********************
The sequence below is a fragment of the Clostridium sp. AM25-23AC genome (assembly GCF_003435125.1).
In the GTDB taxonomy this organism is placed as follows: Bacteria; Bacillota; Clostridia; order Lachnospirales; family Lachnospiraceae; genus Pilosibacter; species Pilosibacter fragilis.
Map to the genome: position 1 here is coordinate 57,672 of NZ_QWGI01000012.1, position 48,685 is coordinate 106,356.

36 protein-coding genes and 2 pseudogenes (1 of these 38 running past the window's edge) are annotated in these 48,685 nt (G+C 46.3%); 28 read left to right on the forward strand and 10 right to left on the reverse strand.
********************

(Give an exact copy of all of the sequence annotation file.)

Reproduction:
The sequence below is a fragment of the Clostridium sp. AM25-23AC genome (assembly GCF_003435125.1).
In the GTDB taxonomy this organism is placed as follows: Bacteria; Bacillota; Clostridia; order Lachnospirales; family Lachnospiraceae; genus Pilosibacter; species Pilosibacter fragilis.
Map to the genome: position 1 here is coordinate 57,672 of NZ_QWGI01000012.1, position 48,685 is coordinate 106,356.

36 protein-coding genes and 2 pseudogenes (1 of these 38 running past the window's edge) are annotated in these 48,685 nt (G+C 46.3%); 28 read left to right on the forward strand and 10 right to left on the reverse strand.